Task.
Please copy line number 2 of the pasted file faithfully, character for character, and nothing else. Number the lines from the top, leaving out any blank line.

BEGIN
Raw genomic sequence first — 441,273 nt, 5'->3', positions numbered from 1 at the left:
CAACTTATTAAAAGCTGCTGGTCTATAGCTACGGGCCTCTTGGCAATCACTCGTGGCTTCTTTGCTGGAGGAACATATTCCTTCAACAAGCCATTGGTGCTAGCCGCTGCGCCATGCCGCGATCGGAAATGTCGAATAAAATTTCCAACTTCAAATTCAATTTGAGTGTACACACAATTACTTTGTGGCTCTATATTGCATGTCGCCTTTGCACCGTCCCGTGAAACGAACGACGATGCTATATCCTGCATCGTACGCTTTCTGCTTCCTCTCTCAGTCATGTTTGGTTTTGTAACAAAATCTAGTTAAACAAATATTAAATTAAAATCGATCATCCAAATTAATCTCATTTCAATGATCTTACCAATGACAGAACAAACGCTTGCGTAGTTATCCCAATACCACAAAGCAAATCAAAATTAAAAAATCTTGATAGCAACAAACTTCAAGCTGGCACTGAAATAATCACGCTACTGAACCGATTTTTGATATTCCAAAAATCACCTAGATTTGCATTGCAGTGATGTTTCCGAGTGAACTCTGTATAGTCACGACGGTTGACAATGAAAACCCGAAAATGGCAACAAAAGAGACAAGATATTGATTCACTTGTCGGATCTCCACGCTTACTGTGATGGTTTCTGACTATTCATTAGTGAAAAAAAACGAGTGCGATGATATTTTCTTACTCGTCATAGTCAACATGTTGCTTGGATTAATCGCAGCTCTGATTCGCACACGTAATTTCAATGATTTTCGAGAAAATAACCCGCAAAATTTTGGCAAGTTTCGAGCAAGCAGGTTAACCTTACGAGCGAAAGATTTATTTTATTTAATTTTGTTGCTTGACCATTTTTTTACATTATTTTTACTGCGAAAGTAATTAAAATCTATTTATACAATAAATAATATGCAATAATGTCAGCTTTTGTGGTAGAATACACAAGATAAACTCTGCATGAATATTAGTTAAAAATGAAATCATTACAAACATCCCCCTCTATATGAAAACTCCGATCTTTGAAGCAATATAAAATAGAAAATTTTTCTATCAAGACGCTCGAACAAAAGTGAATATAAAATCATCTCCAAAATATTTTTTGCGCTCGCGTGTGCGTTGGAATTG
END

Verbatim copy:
CAACTTATTAAAAGCTGCTGGTCTATAGCTACGGGCCTCTTGGCAATCACTCGTGGCTTCTTTGCTGGAGGAACATATTCCTTCAACAAGCCATTGGTGCTAGCCGCTGCGCCATGCCGCGATCGGAAATGTCGAATAAAATTTCCAACTTCAAATTCAATTTGAGTGTACACACAATTACTTTGTGGCTCTATATTGCATGTCGCCTTTGCACCGTCCCGTGAAACGAACGACGATGCTATATCCTGCATCGTACGCTTTCTGCTTCCTCTCTCAGTCATGTTTGGTTTTGTAACAAAATCTAGTTAAACAAATATTAAATTAAAATCGATCATCCAAATTAATCTCATTTCAATGATCTTACCAATGACAGAACAAACGCTTGCGTAGTTATCCCAATACCACAAAGCAAATCAAAATTAAAAAATCTTGATAGCAACAAACTTCAAGCTGGCACTGAAATAATCACGCTACTGAACCGATTTTTGATATTCCAAAAATCACCTAGATTTGCATTGCAGTGATGTTTCCGAGTGAACTCTGTATAGTCACGACGGTTGACAATGAAAACCCGAAAATGGCAACAAAAGAGACAAGATATTGATTCACTTGTCGGATCTCCACGCTTACTGTGATGGTTTCTGACTATTCATTAGTGAAAAAAAACGAGTGCGATGATATTTTCTTACTCGTCATAGTCAACATGTTGCTTGGATTAATCGCAGCTCTGATTCGCACACGTAATTTCAATGATTTTCGAGAAAATAACCCGCAAAATTTTGGCAAGTTTCGAGCAAGCAGGTTAACCTTACGAGCGAAAGATTTATTTTATTTAATTTTGTTGCTTGACCATTTTTTTACATTATTTTTACTGCGAAAGTAATTAAAATCTATTTATACAATAAATAATATGCAATAATGTCAGCTTTTGTGGTAGAATACACAAGATAAACTCTGCATGAATATTAGTTAAAAATGAAATCATTACAAACATCCCCCTCTATATGAAAACTCCGATCTTTGAAGCAATATAAAATAGAAAATTTTTCTATCAAGACGCTCGAACAAAAGTGAATATAAAATCATCTCCAAAATATTTTTTGCGCTCGCGTGTGCGTTGGAATTG